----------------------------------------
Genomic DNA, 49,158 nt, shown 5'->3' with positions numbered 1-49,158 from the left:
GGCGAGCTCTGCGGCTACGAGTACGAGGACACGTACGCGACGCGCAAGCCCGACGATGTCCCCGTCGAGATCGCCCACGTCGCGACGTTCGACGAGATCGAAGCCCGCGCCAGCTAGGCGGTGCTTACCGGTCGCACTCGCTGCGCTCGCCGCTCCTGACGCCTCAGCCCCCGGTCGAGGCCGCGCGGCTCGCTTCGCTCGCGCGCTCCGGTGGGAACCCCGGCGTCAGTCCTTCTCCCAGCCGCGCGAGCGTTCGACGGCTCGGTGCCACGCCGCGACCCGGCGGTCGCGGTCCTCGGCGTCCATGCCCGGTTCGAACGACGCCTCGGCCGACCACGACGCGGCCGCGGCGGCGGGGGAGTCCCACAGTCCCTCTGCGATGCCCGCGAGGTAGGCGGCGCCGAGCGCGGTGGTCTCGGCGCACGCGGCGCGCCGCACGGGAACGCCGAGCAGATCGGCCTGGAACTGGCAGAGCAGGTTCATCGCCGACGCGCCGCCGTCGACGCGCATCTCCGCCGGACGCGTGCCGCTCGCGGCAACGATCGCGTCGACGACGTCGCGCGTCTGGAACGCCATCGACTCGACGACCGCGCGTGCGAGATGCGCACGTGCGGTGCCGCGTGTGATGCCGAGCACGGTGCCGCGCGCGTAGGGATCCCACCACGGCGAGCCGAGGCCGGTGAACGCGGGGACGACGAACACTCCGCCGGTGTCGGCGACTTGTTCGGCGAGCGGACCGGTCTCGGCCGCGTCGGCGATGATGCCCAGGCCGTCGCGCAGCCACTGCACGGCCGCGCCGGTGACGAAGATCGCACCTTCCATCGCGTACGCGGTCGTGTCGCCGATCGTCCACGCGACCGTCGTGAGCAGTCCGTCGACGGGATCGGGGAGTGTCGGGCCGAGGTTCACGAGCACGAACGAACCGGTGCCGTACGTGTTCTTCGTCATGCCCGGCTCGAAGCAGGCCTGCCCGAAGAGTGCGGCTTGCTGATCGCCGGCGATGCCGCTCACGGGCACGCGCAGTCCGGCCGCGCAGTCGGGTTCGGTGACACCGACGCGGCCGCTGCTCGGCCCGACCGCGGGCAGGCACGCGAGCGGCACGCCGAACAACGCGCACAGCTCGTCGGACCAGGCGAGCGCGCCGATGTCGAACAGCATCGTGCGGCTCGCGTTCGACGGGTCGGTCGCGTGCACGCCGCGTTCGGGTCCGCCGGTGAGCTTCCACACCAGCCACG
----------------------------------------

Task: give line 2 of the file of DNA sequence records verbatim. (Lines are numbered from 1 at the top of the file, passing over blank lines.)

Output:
GGCGAGCTCTGCGGCTACGAGTACGAGGACACGTACGCGACGCGCAAGCCCGACGATGTCCCCGTCGAGATCGCCCACGTCGCGACGTTCGACGAGATCGAAGCCCGCGCCAGCTAGGCGGTGCTTACCGGTCGCACTCGCTGCGCTCGCCGCTCCTGACGCCTCAGCCCCCGGTCGAGGCCGCGCGGCTCGCTTCGCTCGCGCGCTCCGGTGGGAACCCCGGCGTCAGTCCTTCTCCCAGCCGCGCGAGCGTTCGACGGCTCGGTGCCACGCCGCGACCCGGCGGTCGCGGTCCTCGGCGTCCATGCCCGGTTCGAACGACGCCTCGGCCGACCACGACGCGGCCGCGGCGGCGGGGGAGTCCCACAGTCCCTCTGCGATGCCCGCGAGGTAGGCGGCGCCGAGCGCGGTGGTCTCGGCGCACGCGGCGCGCCGCACGGGAACGCCGAGCAGATCGGCCTGGAACTGGCAGAGCAGGTTCATCGCCGACGCGCCGCCGTCGACGCGCATCTCCGCCGGACGCGTGCCGCTCGCGGCAACGATCGCGTCGACGACGTCGCGCGTCTGGAACGCCATCGACTCGACGACCGCGCGTGCGAGATGCGCACGTGCGGTGCCGCGTGTGATGCCGAGCACGGTGCCGCGCGCGTAGGGATCCCACCACGGCGAGCCGAGGCCGGTGAACGCGGGGACGACGAACACTCCGCCGGTGTCGGCGACTTGTTCGGCGAGCGGACCGGTCTCGGCCGCGTCGGCGATGATGCCCAGGCCGTCGCGCAGCCACTGCACGGCCGCGCCGGTGACGAAGATCGCACCTTCCATCGCGTACGCGGTCGTGTCGCCGATCGTCCACGCGACCGTCGTGAGCAGTCCGTCGACGGGATCGGGGAGTGTCGGGCCGAGGTTCACGAGCACGAACGAACCGGTGCCGTACGTGTTCTTCGTCATGCCCGGCTCGAAGCAGGCCTGCCCGAAGAGTGCGGCTTGCTGATCGCCGGCGATGCCGCTCACGGGCACGCGCAGTCCGGCCGCGCAGTCGGGTTCGGTGACACCGACGCGGCCGCTGCTCGGCCCGACCGCGGGCAGGCACGCGAGCGGCACGCCGAACAACGCGCACAGCTCGTCGGACCAGGCGAGCGCGCCGATGTCGAACAGCATCGTGCGGCTCGCGTTCGACGGGTCGGTCGCGTGCACGCCGCGTTCGGGTCCGCCGGTGAGCTTCCACACCAGCCACG